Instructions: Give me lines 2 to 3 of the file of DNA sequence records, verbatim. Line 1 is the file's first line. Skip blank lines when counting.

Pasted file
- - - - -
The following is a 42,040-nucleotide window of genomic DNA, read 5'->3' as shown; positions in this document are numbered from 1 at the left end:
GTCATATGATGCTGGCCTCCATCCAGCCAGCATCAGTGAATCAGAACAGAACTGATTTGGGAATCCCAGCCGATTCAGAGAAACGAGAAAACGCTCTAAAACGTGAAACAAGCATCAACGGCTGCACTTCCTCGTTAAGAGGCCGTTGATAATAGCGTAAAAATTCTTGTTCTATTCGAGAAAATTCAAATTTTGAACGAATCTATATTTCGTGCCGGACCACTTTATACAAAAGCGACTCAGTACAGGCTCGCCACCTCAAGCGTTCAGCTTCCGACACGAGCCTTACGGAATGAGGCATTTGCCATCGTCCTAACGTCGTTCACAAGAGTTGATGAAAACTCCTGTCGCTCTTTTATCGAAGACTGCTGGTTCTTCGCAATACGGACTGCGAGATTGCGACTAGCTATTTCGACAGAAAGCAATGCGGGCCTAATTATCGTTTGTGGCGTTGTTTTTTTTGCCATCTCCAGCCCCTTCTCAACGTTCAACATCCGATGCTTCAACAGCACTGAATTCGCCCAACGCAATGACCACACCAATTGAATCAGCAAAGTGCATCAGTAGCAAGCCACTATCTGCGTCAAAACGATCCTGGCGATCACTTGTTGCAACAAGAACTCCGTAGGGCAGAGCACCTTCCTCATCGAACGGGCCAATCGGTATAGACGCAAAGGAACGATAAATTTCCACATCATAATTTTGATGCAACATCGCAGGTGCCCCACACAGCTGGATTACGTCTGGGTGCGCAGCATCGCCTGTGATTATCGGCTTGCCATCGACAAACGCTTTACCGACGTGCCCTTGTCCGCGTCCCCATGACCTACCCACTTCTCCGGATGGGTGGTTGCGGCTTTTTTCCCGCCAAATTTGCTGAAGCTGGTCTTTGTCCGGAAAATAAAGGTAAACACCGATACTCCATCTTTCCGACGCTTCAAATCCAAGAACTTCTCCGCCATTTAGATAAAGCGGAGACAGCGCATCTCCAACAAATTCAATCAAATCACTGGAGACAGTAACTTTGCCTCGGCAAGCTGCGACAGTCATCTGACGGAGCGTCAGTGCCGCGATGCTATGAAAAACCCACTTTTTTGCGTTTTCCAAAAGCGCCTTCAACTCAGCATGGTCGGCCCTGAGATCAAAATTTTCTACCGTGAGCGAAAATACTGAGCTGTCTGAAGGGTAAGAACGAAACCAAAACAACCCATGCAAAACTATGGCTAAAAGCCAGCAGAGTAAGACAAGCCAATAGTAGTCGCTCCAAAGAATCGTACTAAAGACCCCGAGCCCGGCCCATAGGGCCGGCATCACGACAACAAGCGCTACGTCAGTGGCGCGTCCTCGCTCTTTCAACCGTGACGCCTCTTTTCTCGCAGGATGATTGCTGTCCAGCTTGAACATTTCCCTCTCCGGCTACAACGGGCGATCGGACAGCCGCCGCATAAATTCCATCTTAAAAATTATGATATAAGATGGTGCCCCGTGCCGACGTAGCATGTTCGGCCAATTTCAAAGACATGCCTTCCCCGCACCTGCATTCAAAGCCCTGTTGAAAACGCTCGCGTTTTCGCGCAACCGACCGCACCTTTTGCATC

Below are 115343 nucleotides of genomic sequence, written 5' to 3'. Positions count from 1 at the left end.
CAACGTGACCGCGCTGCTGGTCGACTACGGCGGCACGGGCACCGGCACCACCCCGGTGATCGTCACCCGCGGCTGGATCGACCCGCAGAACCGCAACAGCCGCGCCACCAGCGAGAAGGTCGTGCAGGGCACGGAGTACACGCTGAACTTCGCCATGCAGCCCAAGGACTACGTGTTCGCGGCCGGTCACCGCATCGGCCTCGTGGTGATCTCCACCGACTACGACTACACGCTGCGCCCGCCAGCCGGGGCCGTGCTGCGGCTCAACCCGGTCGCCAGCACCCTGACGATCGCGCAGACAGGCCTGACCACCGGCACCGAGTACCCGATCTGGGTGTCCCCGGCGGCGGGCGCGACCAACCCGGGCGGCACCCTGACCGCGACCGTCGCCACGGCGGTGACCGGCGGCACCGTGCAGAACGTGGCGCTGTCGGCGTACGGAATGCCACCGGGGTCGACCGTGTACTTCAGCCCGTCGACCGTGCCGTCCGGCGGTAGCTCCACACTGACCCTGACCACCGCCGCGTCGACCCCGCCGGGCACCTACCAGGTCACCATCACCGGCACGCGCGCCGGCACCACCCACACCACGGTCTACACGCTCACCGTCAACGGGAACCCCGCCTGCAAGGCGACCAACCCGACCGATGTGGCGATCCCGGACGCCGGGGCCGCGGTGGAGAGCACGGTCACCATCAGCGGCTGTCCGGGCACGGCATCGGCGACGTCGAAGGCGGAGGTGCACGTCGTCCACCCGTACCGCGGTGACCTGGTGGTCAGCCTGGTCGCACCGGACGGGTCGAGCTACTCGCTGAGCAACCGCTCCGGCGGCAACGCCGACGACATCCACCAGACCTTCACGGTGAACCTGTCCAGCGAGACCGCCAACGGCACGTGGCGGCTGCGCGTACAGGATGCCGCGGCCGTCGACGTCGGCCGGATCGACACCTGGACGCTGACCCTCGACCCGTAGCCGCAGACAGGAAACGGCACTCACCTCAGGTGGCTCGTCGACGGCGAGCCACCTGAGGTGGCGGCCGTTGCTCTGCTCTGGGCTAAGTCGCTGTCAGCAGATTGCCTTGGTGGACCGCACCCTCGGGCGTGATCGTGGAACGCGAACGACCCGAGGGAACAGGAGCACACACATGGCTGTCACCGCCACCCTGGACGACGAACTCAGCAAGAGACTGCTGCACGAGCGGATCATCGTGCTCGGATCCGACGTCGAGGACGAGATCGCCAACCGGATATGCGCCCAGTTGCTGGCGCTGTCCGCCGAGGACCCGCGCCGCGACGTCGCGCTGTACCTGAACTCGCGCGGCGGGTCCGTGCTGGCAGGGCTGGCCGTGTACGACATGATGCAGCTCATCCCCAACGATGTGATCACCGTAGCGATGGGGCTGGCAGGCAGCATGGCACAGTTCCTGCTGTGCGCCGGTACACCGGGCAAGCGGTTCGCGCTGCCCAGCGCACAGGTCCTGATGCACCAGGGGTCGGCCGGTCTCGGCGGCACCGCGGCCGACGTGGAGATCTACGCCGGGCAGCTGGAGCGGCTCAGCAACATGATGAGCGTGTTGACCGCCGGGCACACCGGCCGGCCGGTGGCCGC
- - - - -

GTCATATGATGCTGGCCTCCATCCAGCCAGCATCAGTGAATCAGAACAGAACTGATTTGGGAATCCCAGCCGATTCAGAGAAACGAGAAAACGCTCTAAAACGTGAAACAAGCATCAACGGCTGCACTTCCTCGTTAAGAGGCCGTTGATAATAGCGTAAAAATTCTTGTTCTATTCGAGAAAATTCAAATTTTGAACGAATCTATATTTCGTGCCGGACCACTTTATACAAAAGCGACTCAGTACAGGCTCGCCACCTCAAGCGTTCAGCTTCCGACACGAGCCTTACGGAATGAGGCATTTGCCATCGTCCTAACGTCGTTCACAAGAGTTGATGAAAACTCCTGTCGCTCTTTTATCGAAGACTGCTGGTTCTTCGCAATACGGACTGCGAGATTGCGACTAGCTATTTCGACAGAAAGCAATGCGGGCCTAATTATCGTTTGTGGCGTTGTTTTTTTTGCCATCTCCAGCCCCTTCTCAACGTTCAACATCCGATGCTTCAACAGCACTGAATTCGCCCAACGCAATGACCACACCAATTGAATCAGCAAAGTGCATCAGTAGCAAGCCACTATCTGCGTCAAAACGATCCTGGCGATCACTTGTTGCAACAAGAACTCCGTAGGGCAGAGCACCTTCCTCATCGAACGGGCCAATCGGTATAGACGCAAAGGAACGATAAATTTCCACATCATAATTTTGATGCAACATCGCAGGTGCCCCACACAGCTGGATTACGTCTGGGTGCGCAGCATCGCCTGTGATTATCGGCTTGCCATCGACAAACGCTTTACCGACGTGCCCTTGTCCGCGTCCCCATGACCTACCCACTTCTCCGGATGGGTGGTTGCGGCTTTTTTCCCGCCAAATTTGCTGAAGCTGGTCTTTGTCCGGAAAATAAAGGTAAACACCGATACTCCATCTTTCCGACGCTTCAAATCCAAGAACTTCTCCGCCATTTAGATAAAGCGGAGACAGCGCATCTCCAACAAATTCAATCAAATCACTGGAGACAGTAACTTTGCCTCGGCAAGCTGCGACAGTCATCTGACGGAGCGTCAGTGCCGCGATGCTATGAAAAACCCACTTTTTTGCGTTTTCCAAAAGCGCCTTCAACTCAGCATGGTCGGCCCTGAGATCAAAATTTTCTACCGTGAGCGAAAATACTGAGCTGTCTGAAGGGTAAGAACGAAACCAAAACAACCCATGCAAAACTATGGCTAAAAGCCAGCAGAGTAAGACAAGCCAATAGTAGTCGCTCCAAAGAATCGTACTAAAGACCCCGAGCCCGGCCCATAGGGCCGGCATCACGACAACAAGCGCTACGTCAGTGGCGCGTCCTCGCTCTTTCAACCGTGACGCCTCTTTTCTCGCAGGATGATTGCTGTCCAGCTTGAACATTTCCCTCTCCGGCTACAACGGGCGATCGGACAGCCGCCGCATAAATTCCATCTTAAAAATTATGATATAAGATGGTGCCCCGTGCCGACGTAGCATGTTCGGCCAATTTCAAAGACATGCCTTCCCCGCACCTGCATTCAAAGCCCTGTTGAAAACGCTCGCGTTTTCGCGCAACCGACCGCACCTTTTGCATC

Below are 115343 nucleotides of genomic sequence, written 5' to 3'. Positions count from 1 at the left end.